I'll try to answer your questions in as generic a way as I can, and avoid repeating the specific table structures as in the previous responses. Generally speaking, cyclic relationships between your entities are not a bad thing...on the contrary, they are quite common:
There are many Projects
Projects have Employees
Projects have Tasks
Employees are assigned some Tasks
While a Project has Employees...and Employee also has a Project (or, possibly many Projects if an employee can work on more than one project at a time). From a database perspective, when you create a foreign key, that "circular" relationship exists whether you want it to or not.
The more important question is, from a conceptual perspective, does it matter if an Employee knows what project(s) it is a part of? While it is probably very important that a Project know what employees are working on it...it may not be important that an Employee know the project its working in. This is what is called "Navigability", and unlike our database structure, we CAN control this with our classes. A Project object would have a collection of Employee objects, but the Employee object does not necessarily need to have a Project property (or collection of Projects.)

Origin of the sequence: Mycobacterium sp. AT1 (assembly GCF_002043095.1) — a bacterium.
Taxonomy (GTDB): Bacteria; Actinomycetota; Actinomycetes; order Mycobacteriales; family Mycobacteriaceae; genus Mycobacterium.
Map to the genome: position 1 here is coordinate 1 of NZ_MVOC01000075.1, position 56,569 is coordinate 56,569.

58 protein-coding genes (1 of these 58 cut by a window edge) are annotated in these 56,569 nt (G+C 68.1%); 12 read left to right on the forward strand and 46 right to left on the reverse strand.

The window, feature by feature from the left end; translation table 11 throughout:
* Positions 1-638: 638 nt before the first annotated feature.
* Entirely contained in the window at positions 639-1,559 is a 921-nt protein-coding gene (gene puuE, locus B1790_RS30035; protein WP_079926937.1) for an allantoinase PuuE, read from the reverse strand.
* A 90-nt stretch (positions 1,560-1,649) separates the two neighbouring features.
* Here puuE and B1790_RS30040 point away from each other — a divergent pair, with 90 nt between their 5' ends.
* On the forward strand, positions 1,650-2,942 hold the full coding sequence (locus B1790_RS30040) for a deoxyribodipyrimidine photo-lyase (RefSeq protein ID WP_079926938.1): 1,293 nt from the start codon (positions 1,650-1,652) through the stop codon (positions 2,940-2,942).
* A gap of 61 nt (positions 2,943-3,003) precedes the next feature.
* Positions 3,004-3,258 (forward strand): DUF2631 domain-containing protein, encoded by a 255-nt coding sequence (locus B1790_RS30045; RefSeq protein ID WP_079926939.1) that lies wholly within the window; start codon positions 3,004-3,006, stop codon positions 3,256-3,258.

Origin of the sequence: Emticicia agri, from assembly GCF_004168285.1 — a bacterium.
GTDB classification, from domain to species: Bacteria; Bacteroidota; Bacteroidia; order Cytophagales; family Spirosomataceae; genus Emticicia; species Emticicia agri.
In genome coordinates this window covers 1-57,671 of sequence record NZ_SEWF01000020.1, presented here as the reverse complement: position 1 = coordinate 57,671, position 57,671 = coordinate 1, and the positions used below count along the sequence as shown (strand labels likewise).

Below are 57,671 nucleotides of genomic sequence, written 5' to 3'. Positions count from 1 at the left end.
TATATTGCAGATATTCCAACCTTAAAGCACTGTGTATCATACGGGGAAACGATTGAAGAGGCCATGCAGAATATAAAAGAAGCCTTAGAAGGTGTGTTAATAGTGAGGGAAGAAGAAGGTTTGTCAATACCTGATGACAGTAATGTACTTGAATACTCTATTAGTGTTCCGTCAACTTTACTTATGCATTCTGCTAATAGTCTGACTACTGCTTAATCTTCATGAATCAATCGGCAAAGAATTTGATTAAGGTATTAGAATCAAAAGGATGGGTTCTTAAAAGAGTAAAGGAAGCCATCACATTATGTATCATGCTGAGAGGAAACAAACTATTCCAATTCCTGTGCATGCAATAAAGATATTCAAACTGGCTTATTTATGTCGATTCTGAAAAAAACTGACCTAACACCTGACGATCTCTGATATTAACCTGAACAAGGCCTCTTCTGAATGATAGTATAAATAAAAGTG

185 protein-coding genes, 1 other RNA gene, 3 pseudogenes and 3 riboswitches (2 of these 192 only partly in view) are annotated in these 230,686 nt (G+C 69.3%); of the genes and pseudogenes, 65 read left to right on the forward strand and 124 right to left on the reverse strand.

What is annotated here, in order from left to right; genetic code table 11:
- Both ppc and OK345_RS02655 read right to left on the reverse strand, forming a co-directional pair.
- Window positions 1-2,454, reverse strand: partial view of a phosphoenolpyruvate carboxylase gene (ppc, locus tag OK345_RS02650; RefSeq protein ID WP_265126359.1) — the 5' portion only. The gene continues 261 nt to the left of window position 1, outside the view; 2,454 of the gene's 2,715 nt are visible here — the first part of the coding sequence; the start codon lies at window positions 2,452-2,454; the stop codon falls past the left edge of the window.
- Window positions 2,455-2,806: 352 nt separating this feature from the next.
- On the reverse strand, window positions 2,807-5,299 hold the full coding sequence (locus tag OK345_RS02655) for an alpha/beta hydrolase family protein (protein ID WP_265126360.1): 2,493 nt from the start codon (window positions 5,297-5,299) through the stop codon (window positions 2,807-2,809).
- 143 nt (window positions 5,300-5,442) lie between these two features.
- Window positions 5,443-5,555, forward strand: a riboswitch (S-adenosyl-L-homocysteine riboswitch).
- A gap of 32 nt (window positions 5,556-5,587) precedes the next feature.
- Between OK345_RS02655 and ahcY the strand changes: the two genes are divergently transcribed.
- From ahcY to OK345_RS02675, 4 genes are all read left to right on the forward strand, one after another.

There is no canned answer that I can give you regarding navigability. Thats usually subjective, and depends on the needs of your business. If the business that your modeling has the concept of an employee knowing which projects they are working on, and that knowledge is important to completing the processes your business logic will perform...then you need that circular relationship. Same goes for navigability between employees and tasks, projects and tasks, etc.